stamppot of red beets in agrodolce, spinach, potato, gorgonzola, walnut. 

1 kg potatoes
2 handfuls fresh, washed spinach

3 large beets, roasted, peeled and sliced
3 tbsp raw sugar
3 tbsp red wine vinegar

1 handful good walnuts, toasted and halved or so
1 tbsp butter

butter or olive oil
freshly grated nutmeg
freshly ground black pepper

blue cheese, crumbled


This was also pretty delicious as a red-wine risotto with roasted cauliflower instead of beets. And rice instead of potatoes.



school lunch.

Irrelevant picture alert. The above has nothing to do with the below recipe, the above is the pretty fancy-seeming app I made out of pre-cooked stem-on artichokes from the local Turk and Marcella Hazan's carciofi alla Romana concepts.

Then, also, later, and relevant to school lunches: this salad.


carrot and quinoa salad. 

2 tsp sweet paprika
1 tsp ground turmeric
1 tsp ground cumin
1 tsp ground ginger
1 tsp ground coriander
1 tsp ground cinnamon
1/2 tsp cayenne pepper
1/4 tsp ground cardamom

freshly ground black pepper

3 large carrots, thinly sliced
1 small red onion, thinly sliced
4 tbsp extra-virgin olive oil
1/2 cup walnuts
1 cup quinoa
2 cups water
2 tbsp fresh lemon juice
1 tsp finely grated lemon zest
1 tsp Dijon mustard
1/2 cup dried cranberries
2 tbsp chopped flat-leaf parsley
1 tbsp honey or ginger syrup



age of aquarius.

spinach and ricotta ravioli with brown butter, walnuts and gorgonzola.

enough ravioli for 3 people, in our case it was 16 or so
3/4 cup butter, preferably unsalted but it  don't really matter if you careful
1/2 cup good fresh walnuts, coarsely chopped
2-3 tablespoons fresh flat-leaf parsley, under no circumstances curly, chopped
1/4 cup heavy cream, go on, it's a special occasion
1 tsp fresh lemon juice, or "a squeeze of one half lemon into your seedcatching cupped palm held over the skillet"
1/2 cup freshly grated Parmesan, or slightly less, I mention this in case you're the kind of person who always says "we always run out of Parmesan so I better grate a little extra": this is so you don't run out, you don't need much
1/4 cup crumbled or very thinly sliced Gorgonzola, to taste, I went light, this is the light amount
sea salt and freshly ground pepper, to taste

In a medium-sized sauté pan over medium or possibly medium-low heat, cook butter without stirring until it starts to darken to a golden color. This should take 5-10 minutes. Watch it, do not take your eye off of it. You are going for the point where you notice it is browning, and then like maybe 30 seconds beyond that. It should not be smoking or smell burned.

When your butter has been noticeably brown for 30 seconds, add the nuts and cook until the butter is definitely golden brown and the nuts are fragrant, 30 seconds to 1 minute. Add the parsley, cream, and lemon juice, and stir to combine. Cook for 30 seconds, stirring to integrate. Add Gorgonzola. Season with salt and pepper to taste. You can let this sit for 10 minutes or so while you do the next part if you're cooking by yourself, otherwise have someone else do this part:

Bring 3 or 4 liters of salted water (considerably less than "ocean salty", like half) to a full boil, reduce heat and then add ravioli. (if you add ravioli when the water is at a roiling boil, you risk having the ravioli pop open, nobody wants that). Have an occasional gentle stir to make sure the ravioli ain't sticking nowhere. Once water returns to a gentle boil, cook about 5-10 minutes, there's no way to be more precise b/c I didn't make your ravioli. Keep tasting for doneness. Drain carefully, or simply use a slotted spoon to remove the ravioli individually from the pot.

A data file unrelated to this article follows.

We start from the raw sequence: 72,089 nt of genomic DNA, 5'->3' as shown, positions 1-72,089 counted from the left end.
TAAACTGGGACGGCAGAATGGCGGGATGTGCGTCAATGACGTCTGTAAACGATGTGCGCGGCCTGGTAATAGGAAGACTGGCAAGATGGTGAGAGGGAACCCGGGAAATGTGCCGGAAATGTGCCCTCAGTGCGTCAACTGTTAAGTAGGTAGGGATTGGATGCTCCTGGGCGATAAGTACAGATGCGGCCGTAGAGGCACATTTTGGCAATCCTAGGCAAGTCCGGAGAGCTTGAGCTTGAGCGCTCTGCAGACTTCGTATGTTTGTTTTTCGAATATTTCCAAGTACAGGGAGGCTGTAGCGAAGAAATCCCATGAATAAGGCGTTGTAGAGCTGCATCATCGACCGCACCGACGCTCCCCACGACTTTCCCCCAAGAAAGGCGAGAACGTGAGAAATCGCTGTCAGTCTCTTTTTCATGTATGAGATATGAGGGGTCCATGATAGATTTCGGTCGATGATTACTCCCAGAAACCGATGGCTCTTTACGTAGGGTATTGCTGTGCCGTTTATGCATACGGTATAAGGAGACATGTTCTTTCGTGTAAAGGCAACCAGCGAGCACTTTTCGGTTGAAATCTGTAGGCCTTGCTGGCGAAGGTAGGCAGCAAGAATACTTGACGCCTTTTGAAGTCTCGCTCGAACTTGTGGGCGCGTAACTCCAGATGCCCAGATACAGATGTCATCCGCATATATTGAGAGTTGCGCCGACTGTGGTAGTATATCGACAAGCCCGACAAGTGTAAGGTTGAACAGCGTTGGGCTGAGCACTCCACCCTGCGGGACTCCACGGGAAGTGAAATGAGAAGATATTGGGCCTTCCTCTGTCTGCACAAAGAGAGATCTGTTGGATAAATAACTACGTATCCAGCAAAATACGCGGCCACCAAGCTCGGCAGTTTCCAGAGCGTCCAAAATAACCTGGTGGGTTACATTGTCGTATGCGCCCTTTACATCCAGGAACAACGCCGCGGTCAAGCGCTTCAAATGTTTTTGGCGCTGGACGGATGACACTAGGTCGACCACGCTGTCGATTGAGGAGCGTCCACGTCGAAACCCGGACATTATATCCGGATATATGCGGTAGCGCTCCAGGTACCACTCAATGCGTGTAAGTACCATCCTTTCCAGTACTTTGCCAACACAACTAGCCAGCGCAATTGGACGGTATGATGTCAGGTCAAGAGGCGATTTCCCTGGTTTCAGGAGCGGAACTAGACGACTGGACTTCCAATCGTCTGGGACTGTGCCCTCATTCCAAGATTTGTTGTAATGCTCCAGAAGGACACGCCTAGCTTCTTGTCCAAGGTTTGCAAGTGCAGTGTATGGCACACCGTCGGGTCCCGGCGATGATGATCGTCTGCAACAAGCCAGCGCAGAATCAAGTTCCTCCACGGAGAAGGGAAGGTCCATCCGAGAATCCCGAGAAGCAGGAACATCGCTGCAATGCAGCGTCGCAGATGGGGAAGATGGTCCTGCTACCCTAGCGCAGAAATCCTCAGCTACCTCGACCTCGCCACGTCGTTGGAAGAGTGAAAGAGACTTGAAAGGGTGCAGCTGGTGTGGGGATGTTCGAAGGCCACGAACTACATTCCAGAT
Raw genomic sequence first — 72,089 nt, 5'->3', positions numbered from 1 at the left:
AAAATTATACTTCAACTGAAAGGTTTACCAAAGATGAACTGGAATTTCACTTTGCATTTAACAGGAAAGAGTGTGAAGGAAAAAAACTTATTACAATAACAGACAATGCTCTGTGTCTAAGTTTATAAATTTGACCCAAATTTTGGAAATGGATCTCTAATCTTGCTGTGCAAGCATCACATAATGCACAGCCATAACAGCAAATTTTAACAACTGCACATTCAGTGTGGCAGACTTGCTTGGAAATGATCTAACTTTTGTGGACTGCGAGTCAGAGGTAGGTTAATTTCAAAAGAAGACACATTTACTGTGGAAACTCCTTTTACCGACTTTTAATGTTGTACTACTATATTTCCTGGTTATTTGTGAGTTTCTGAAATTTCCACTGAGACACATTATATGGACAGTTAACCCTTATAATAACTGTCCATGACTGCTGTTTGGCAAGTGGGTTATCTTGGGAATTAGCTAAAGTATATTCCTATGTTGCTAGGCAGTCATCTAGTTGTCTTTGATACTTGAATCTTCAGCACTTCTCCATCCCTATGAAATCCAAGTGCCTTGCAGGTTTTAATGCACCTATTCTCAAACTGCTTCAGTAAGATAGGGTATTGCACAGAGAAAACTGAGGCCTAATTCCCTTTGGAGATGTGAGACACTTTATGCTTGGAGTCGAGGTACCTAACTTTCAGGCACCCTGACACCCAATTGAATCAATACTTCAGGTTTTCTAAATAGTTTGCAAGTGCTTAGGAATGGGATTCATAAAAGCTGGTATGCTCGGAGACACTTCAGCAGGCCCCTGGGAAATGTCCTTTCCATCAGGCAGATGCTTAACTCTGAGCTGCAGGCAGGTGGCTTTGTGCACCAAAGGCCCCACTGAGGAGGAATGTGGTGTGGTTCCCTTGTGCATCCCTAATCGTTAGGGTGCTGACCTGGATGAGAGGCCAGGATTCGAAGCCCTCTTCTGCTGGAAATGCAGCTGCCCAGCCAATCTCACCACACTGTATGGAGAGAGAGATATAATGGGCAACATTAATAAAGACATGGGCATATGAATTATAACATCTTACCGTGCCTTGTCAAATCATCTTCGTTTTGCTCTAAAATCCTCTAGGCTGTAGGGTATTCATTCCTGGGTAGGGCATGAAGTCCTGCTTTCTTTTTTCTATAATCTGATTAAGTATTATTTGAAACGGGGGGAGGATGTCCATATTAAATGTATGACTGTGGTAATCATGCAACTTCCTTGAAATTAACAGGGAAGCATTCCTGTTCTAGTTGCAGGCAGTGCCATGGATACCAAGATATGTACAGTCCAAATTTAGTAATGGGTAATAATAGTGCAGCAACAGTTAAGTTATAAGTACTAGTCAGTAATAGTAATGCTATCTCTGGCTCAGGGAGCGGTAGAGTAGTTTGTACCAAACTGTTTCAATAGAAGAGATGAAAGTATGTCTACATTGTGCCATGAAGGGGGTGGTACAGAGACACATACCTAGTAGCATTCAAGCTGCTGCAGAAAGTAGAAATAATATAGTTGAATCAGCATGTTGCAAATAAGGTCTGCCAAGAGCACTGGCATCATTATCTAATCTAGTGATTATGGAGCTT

Spoon sauce over ravioli. If you likey, sprinkly more freshly grated Parmesany on toppy of ravioli.



stovetop tajine.

This picture of a pseudoghetto Sydney liquor store has nothing to do with anything, just needed a picture. Just liiiiiiike....last night, I just needed a dinner. Yeah, sorry, I've been reading and writing art history for 72 hours, I used up my brains. Here's an Anna Jones recipe that, as usual, sounded totally weird and mwah but ended up being pretty darn ok and yay. I'd make this again.


chickpea, zucchini, dates, quinoa, lemon-coconut yogurt.

2 cloves of garlic, thinly sliced
2 leeks finely chopped
A generous pinch of saffron
2 teaspoons of ras el hanout spice
500ml of vegetable stock
a drained 400g tin or jar of chickpeas, or 250g home-cooked chickpeas
1 tbsp sriracha

2 courgettes, thickly sliced
10 dates, roughly chopped
200g of runner or green beans, chopped into bite sized lengths

100ml of coconut yoghurt
A sprinkling of dried chilli
The juice and zest of 1 lemon
A couple of tablespoons of sesame seeds
A few sprigs of fresh mint or basil

optional: 4 free range or organic eggs

Heat a good glug of olive oil in a pan, add the leeks and garlic and cook on a medium heat for 5 minutes until the leeks have started to soften. Then sprinkle the saffron and ras el hanout over top.
Next add the chickpeas and the stock and bring to a steady simmer and cook for 5 minutes until the broth has thickened a little.

Meanwhile, heat a pan with a little olive oil and add the sliced courgettes and the dates and sauté until the courgettes are browned on both sides and the dates have begun to caramelize.

Next turn the heat down a little add the green beans and cook for 8 minutes. Throw the lemon juice in.

Meanwhile mix the yoghurt with the chilli and lemon zest with a good pinch of sea salt and pepper.

Ladle the vegetables and broth into a bowl, top with sesame seeds a squeeze more lemon juice, herbs and the yoghurt for spooning over.